This argument picks up a the same element of truth as the previous one, namely that a high demand for housing pushes a group away from a worksite. However, like the previous argument, it misses the role of transportation costs.

  1. “High-income people live farther from worksites because the neighborhoods are nicer there.”

This argument has an element of truth to it, but it is putting the cart before the horse. In the most basic sorting models, including Gridcity, neighborhood amenities do not matter. Higher-income people live farther from worksites because the have a lower value of t/H, not because of neighborhood amenities. Once a sorting pattern is established, competition for entry into desirable neighborhoods (and into jurisdictions with good public services) may reinforce it, but the original sorting process does not involve neighborhood characteristics.

  1. “High-income people live farther from worksites because they have a higher utility level.” [In the terms of Gridcity, an equivalent argument is to say that “high-income people live farther from worksites because they have a higher system income, as opposed to actual income.”]

This argument is simply wrong. Utility has nothing to do with it. The utility level simply indicates the quality of a group’s opportunities in other areas and says nothing about their relative bidding power within the urban area mapped by Gridcity. The utility level has no impact on the slope of a bid function and therefore cannot affect sorting.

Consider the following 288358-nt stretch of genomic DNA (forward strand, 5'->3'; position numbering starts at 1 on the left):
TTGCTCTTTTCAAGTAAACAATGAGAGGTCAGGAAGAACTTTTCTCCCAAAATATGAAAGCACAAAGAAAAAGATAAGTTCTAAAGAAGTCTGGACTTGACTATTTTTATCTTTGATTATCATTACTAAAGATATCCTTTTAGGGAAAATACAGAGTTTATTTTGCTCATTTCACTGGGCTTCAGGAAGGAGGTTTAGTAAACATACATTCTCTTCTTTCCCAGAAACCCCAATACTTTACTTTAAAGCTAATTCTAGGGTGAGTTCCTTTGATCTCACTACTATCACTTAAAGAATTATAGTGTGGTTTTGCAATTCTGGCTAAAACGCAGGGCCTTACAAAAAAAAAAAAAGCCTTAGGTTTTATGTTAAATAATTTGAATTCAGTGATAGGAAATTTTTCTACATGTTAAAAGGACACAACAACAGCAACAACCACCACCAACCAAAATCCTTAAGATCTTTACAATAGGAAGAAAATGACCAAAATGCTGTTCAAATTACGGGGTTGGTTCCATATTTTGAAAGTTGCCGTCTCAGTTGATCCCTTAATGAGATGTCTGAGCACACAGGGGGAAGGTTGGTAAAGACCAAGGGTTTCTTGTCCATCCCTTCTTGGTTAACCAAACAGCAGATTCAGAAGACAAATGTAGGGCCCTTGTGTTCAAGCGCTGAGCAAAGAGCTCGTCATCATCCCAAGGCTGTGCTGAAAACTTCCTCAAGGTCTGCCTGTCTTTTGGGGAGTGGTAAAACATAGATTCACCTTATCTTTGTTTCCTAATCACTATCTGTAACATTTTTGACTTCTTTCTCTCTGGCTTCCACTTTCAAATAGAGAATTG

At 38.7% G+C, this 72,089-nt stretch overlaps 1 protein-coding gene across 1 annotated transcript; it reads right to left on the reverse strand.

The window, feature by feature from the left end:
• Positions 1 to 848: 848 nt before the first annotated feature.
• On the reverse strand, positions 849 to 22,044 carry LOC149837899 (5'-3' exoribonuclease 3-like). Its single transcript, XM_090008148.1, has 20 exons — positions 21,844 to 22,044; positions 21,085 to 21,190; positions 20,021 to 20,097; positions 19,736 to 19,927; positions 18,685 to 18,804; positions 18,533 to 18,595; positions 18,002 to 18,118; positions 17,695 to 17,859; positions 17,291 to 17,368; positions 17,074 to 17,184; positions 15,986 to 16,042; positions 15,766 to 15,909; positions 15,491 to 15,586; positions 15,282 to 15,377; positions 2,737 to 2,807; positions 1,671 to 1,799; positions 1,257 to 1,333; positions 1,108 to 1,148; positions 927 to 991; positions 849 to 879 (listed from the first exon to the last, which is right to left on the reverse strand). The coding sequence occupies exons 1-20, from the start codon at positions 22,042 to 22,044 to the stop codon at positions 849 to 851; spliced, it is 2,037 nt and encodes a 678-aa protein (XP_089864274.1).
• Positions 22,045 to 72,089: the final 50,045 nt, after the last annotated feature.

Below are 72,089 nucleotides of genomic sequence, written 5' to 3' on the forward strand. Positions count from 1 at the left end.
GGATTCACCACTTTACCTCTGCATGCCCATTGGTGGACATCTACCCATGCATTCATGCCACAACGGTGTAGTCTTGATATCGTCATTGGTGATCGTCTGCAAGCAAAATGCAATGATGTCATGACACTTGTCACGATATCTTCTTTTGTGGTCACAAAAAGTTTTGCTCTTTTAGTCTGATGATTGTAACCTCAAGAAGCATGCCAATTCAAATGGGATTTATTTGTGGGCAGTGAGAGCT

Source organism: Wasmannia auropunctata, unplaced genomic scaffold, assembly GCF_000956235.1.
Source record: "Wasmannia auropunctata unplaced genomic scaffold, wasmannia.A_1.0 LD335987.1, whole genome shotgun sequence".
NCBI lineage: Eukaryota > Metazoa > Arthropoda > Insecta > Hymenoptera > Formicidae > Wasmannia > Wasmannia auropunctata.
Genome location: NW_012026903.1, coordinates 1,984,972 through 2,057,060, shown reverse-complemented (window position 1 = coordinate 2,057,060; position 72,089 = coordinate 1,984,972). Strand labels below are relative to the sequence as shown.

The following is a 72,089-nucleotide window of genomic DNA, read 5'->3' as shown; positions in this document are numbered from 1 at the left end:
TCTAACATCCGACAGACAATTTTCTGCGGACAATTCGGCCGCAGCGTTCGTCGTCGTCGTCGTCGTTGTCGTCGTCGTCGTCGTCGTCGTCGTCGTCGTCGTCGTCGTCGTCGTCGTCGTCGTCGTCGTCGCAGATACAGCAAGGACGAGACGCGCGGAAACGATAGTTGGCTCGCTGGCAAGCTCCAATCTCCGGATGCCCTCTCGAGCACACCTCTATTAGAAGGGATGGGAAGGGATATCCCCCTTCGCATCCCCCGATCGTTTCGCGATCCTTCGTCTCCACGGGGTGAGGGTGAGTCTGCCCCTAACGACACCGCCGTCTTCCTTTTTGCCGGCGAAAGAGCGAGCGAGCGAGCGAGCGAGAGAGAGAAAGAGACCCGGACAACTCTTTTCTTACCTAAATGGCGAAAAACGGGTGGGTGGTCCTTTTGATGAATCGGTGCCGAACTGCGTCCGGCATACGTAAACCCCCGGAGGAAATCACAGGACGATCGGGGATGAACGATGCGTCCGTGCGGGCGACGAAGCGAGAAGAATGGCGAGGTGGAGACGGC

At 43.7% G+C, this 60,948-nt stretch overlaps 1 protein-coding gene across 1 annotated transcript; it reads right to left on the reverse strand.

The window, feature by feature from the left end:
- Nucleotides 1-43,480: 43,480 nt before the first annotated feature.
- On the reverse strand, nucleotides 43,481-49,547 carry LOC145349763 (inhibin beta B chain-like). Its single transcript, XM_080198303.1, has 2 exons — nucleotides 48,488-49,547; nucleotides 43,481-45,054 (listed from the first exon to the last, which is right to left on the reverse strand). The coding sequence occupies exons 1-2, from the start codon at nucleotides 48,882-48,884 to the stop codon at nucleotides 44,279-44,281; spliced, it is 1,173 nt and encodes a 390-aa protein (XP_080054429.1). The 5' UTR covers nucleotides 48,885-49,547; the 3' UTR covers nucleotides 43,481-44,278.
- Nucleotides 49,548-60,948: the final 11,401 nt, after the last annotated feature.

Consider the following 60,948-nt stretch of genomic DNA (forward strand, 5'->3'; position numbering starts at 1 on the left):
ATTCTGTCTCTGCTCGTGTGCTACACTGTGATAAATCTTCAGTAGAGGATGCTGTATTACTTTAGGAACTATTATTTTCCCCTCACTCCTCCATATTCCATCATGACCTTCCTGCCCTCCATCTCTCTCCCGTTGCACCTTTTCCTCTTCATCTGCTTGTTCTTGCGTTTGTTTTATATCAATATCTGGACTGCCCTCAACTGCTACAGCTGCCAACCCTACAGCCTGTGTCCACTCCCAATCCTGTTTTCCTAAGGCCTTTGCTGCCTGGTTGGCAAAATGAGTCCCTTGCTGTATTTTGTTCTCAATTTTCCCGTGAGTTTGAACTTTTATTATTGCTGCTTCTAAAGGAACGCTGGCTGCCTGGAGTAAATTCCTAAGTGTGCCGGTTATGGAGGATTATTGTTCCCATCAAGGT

1. “High-income people live farther from worksites because they do not need as large a drop in the price of housing services (as do low-income people) to compensate them for living in a distant location.”

This version is technically correct, although a bit cryptic. Indeed, a clear explanation is virtually impossible in just a sentence or two, because it must convey four points: (1) People must be compensated for living far from worksites in the form of lower housing prices (per square foot). (2) The amount of the compensation depends on the ratio of per mile commuting costs (t) to housing consumption, H. (3) Groups with a higher ratio of t to H live closer to worksites. (4) Higher-income groups tend to have lower ratios of t to H. Here is a slightly longer version that tries to make all these points:

“People will not live far from a worksite unless they are compensated in the form of a lower housing price per square foot. The required drop in housing prices for each additional mile from a worksite equals per mile commuting costs, t (which indicates the total compensation needed), divided by the number of square feet of housing consumed, H (since any decline in price per square foot applies to a person’s entire housing unit). A group that does not require a large drop in housing prices to be willing to live far from a worksite, as indicated by a relatively low ratio of t to H, has an advantage in bidding for housing at more distant locations. Because housing demand, H, tends to increase much faster as income increases than do commuting costs, t, high-income people tend to have a relatively low ratio of t to H and hence tend to win the competition for housing far from worksites.